WASHINGTON — Two Republican senators indicated Sunday they are unlikely to support the latest Republican bill to replace Obamacare, making it likely that GOP leaders' last-ditch effort to pass a key campaign promise will fail.
"It's very difficult for me to envision a scenario where I would end up voting for this bill," moderate Republican Sen. Susan Collins of Maine said on CNN's "State of the Union" talk show. "I have a number of serious reservations about it."
Perhaps more surprisingly, conservative Sen. Ted Cruz, R-Texas, said at the 2017 Texas Tribune Festival on Sunday that GOP leaders do not have his vote on the bill by Sens. Lindsey Graham, R-S.C., and Bill Cassidy, R-La.
Cruz, who expressed concern that the bill will not bring down rising health insurance premiums, said the vote of his close friend, Sen. Mike Lee, R-Utah, is also in doubt.
"Right now, they don't have my vote, and I don't think they have Mike Lee's vote either,"
Cruz said at the Texas event, which was live-streamed. Lee's spokesman, Conn Carroll, said Sunday that Lee is undecided and is trying to negotiate changes to the bill.
However, Cruz also indicated that GOP leaders could still win his vote if they put in some provisions that he and Lee have requested. Those provisions were briefly added last week before quickly being removed again, Cruz said. He did not give details, other than to say the changes were designed to lower insurance premiums.
If Collins and Cruz end up opposing the bill, Republican leaders would fall short of the 50 votes they need to pass the bill. Sens. John McCain, R-Ariz., and Rand Paul, R-Ky., have already come out against the legislation, and Sen. Lisa Murkowski, R-Alaska, is undecided.
There are 52 Republican senators, meaning that GOP leaders can only lose two of their members if they hope to pass the bill. Democrats are united in their opposition to the proposal.
While Cruz may still be swayed, Collins indicated that her vote would be much more difficult, if not impossible, to win. She said Vice President Pence lobbied her to support the bill in a lengthy phone call on Saturday, but he did not allay her concerns.
Collins, who was a key vote in defeating an earlier bill in July, said she will make up her mind Monday after an analysis by the non-partisan Congressional Budget Office is released. But she said she has serious concerns that the legislation will hurt disabled children and low-income seniors who depend on Medicaid and people with pre-existing medical conditions.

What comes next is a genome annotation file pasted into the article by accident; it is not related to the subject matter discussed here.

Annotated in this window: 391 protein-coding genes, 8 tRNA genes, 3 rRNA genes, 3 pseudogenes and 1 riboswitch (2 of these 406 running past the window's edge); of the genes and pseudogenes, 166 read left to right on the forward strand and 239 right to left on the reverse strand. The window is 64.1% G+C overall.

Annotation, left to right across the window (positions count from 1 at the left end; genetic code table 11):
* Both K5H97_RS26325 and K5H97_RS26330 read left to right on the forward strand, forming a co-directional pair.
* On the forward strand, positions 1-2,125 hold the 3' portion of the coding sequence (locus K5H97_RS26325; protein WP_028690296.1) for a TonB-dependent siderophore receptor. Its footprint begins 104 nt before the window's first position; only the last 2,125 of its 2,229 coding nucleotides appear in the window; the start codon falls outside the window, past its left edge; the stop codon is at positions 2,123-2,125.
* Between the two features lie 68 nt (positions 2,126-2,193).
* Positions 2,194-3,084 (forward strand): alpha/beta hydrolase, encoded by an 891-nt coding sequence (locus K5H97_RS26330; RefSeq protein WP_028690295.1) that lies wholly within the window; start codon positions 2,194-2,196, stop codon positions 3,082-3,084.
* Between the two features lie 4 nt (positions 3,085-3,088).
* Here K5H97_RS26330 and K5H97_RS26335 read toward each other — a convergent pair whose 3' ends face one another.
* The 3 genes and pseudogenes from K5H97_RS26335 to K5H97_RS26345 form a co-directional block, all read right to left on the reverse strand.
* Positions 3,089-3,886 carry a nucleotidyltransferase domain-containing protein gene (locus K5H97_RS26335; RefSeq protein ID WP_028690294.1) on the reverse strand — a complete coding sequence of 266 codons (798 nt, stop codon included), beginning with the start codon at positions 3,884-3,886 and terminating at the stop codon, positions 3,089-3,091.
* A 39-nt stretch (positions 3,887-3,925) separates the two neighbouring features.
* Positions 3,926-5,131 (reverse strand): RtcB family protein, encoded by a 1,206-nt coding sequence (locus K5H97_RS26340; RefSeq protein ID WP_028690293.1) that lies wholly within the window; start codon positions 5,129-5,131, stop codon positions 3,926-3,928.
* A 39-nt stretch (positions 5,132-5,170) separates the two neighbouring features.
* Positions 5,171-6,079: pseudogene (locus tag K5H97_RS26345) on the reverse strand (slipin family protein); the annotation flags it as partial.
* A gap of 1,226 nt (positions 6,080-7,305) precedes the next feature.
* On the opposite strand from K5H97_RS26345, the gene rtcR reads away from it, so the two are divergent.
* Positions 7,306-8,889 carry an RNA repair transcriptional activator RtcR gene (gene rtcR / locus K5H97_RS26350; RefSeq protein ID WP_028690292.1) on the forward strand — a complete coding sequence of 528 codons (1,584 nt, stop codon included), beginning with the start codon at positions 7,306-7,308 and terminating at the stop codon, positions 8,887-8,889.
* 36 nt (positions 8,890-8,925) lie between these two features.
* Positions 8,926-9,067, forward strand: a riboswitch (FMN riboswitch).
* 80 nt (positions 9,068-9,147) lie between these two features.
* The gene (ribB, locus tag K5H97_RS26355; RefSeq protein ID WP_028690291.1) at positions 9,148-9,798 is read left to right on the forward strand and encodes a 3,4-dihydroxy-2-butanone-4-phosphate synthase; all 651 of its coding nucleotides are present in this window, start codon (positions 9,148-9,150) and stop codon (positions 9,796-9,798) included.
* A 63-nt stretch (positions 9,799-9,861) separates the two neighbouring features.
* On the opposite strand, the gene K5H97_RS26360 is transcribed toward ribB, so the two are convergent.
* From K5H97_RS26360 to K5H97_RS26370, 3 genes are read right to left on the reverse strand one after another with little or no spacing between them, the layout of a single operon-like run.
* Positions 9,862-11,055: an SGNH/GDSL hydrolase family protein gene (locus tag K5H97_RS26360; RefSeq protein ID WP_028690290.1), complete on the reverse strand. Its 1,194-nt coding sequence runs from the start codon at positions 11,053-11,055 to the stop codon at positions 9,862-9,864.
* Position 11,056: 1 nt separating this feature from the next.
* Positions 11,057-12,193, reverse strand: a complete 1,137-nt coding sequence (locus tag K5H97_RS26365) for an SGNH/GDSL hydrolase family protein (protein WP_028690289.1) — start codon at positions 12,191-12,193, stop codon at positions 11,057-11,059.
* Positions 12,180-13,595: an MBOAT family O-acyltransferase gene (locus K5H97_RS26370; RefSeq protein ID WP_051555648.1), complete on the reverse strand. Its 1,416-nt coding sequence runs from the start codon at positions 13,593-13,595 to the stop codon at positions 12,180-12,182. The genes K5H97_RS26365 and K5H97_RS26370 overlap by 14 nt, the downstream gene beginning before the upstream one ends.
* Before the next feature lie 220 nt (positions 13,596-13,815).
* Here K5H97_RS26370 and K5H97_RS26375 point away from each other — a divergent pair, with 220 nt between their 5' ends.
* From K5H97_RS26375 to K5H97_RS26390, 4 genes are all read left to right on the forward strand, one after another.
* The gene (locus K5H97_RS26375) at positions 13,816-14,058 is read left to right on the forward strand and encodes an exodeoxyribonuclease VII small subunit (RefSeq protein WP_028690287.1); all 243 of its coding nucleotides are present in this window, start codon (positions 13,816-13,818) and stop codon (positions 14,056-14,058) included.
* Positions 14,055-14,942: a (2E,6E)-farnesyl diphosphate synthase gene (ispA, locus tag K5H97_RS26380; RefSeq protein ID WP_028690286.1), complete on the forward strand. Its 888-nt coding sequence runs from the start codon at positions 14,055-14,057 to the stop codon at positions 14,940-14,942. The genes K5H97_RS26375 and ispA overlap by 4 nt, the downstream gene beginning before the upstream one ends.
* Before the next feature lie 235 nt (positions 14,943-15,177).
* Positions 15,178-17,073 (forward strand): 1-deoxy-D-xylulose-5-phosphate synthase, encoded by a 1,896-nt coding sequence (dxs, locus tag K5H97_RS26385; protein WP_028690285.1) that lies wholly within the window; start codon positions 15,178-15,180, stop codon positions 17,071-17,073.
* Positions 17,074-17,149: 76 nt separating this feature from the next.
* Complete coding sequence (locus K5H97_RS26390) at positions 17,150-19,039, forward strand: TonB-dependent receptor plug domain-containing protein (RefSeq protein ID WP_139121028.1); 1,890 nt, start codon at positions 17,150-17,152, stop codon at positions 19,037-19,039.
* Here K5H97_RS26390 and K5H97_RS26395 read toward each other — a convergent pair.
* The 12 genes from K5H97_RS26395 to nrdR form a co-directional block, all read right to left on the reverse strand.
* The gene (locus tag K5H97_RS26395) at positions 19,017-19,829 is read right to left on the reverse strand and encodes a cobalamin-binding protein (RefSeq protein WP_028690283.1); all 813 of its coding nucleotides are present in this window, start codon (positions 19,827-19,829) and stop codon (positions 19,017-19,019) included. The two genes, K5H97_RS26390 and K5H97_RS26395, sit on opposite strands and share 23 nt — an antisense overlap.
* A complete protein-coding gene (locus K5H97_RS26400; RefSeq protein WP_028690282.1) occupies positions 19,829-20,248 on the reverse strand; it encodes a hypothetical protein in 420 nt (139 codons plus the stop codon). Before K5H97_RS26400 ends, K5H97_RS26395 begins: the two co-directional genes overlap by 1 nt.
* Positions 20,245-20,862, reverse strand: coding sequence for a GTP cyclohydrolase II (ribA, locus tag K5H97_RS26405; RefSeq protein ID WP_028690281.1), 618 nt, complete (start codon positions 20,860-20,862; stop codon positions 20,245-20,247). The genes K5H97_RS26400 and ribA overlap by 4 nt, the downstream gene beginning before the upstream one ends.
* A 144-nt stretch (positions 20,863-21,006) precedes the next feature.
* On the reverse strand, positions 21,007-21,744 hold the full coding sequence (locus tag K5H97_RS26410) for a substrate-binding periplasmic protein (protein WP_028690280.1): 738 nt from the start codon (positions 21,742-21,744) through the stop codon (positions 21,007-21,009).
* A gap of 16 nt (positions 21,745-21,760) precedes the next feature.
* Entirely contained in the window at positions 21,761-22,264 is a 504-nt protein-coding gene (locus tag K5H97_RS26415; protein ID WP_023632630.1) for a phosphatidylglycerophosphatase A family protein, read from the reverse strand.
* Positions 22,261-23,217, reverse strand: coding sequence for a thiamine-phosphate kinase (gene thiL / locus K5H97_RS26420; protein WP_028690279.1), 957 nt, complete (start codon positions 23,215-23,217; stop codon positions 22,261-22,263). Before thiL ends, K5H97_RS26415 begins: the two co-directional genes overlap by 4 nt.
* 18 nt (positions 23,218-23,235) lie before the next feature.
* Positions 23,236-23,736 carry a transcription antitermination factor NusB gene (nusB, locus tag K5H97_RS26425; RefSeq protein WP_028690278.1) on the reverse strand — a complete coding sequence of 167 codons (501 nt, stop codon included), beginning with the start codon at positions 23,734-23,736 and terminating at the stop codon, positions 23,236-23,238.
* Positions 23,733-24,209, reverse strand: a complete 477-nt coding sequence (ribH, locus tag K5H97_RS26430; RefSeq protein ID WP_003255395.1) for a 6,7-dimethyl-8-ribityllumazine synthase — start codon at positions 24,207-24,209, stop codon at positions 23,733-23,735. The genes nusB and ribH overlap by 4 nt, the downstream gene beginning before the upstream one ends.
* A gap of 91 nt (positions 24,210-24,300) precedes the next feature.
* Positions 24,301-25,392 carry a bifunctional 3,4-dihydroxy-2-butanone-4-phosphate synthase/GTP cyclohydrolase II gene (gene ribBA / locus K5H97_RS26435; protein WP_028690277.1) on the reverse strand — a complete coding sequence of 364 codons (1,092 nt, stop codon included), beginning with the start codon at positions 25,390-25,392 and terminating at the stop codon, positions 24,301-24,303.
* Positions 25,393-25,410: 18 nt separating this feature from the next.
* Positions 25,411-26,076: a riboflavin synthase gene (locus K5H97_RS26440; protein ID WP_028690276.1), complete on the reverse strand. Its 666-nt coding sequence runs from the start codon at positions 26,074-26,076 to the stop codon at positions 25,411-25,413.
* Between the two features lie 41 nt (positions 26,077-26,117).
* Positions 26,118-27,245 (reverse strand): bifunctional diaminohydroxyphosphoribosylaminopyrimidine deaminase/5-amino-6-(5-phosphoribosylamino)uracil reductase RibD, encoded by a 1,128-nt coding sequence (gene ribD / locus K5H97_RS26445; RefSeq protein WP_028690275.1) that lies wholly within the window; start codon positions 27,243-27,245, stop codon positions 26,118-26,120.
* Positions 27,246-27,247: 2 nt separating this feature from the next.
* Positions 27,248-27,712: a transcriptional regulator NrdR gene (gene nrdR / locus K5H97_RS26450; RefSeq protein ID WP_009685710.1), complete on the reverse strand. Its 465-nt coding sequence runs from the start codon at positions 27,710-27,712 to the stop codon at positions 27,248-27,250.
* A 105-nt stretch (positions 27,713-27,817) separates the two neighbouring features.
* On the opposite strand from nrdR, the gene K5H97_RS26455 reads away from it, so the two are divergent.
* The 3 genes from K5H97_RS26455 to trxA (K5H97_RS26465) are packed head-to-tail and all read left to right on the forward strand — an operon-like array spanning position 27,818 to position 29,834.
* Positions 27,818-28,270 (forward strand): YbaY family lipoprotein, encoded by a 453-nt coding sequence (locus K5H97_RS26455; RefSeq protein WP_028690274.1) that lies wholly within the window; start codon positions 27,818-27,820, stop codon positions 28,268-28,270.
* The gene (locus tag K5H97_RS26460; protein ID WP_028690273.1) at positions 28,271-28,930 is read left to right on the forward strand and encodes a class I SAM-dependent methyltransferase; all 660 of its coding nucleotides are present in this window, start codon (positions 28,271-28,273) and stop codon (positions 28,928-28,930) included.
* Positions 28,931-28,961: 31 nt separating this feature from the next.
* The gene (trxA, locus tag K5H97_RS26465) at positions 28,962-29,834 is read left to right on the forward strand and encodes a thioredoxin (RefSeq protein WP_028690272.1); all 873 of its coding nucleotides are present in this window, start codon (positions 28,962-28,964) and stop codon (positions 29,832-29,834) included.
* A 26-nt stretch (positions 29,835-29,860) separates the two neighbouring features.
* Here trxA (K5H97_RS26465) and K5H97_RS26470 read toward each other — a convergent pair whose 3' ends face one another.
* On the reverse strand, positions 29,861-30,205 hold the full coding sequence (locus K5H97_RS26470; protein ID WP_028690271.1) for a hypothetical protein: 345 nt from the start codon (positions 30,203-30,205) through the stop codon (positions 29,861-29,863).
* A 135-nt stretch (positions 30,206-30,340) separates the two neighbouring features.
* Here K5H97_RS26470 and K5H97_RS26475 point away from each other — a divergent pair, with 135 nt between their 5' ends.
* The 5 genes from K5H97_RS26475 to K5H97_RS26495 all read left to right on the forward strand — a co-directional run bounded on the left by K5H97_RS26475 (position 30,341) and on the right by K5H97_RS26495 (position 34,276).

"You know, my focus is on improving our health care system, and what I would like to see us do is return to the very good work that the HELP (Health, Education, Labor and Pensions) Committee was doing under Sen. Lamar Alexander and Sen. Patty Murray," Collins said. "I see the work we're doing in the HELP Committee as the path forward."
Alexander, R-Tenn., pulled the plug Tuesday on efforts to craft a bipartisan bill with Murray, D-Wash., to stabilize the individual health insurance market. He said that he and Murray hadn't been able to reach a quick deal and that he was hoping to support the Graham-Cassidy bill.
"I am disappointed that Republican leaders have decided to freeze this bipartisan approach and are trying to jam through a partisan Trumpcare bill, but I am confident that we can reach a deal if we keep working together — and I am committed to getting that done," Murray said last week.
The Graham-Cassidy bill would keep most of the taxes that fund Obamacare in place but give the money to states in the form of block grants to craft their own health care insurance systems. It would also end in 2020 the expansion of the Medicaid program for low-income Americans under Obamacare.
"I don't think block-granting Obamacare — it doesn't make it go away," Paul said Sunday on NBC's Meet the Press. "This is a bad idea. It's not repeal."
Paul said if Graham and Cassidy removed the block-grant provisions he would consider supporting it. Some Republicans seized on that Sunday, saying there is hope that Paul could change his mind and support the bill. However, the block-grant provisions are the heart of the bill, so stripping them out would essentially gut the legislation and seems unlikely.
"I'm just not for this block-granting concept," Paul said.
Sen. Cory Gardner, R-Colo., who is chairman of the National Republican Senatorial Committee, said on CBS' Face the Nation that negotiations on the bill are continuing and changes could be made.
Gardner refuted comments by some Republicans that GOP senators must repeal and replace Obamacare to appease angry GOP donors.
"This has nothing to do with politics; it has nothing to do with donors," Gardner said on CBS.
Republicans must act by midnight Saturday if they want to pass a bill to replace Obamacare using a process that requires just 51 votes — rather than the usual 60-vote super-majority. Pence could break a 50-50 tie in favor of the bill.
A vote has not yet been scheduled, but Senate Majority Leader Mitch McConnell, R-Ky., has said he plans to bring the bill to the Senate floor this week. That may change if McConnell decides he does not have enough votes to pass the legislation.
President Trump, asked by reporters Sunday evening whether he thinks the Senate will pass the bill, took another swipe at McCain, saying the senator is voting against the legislation "for whatever reason." Trump said the legislation would be particularly good for Arizona, Maine and Alaska despite reservations by McCain, Collins and possibly Murkowski.
"So I don’t know what they’re doing, but you know what? Eventually we’ll win, whether it’s now or later," Trump said. He added that his "primary focus" is now tax cuts.
Contributing: Eliza Collins
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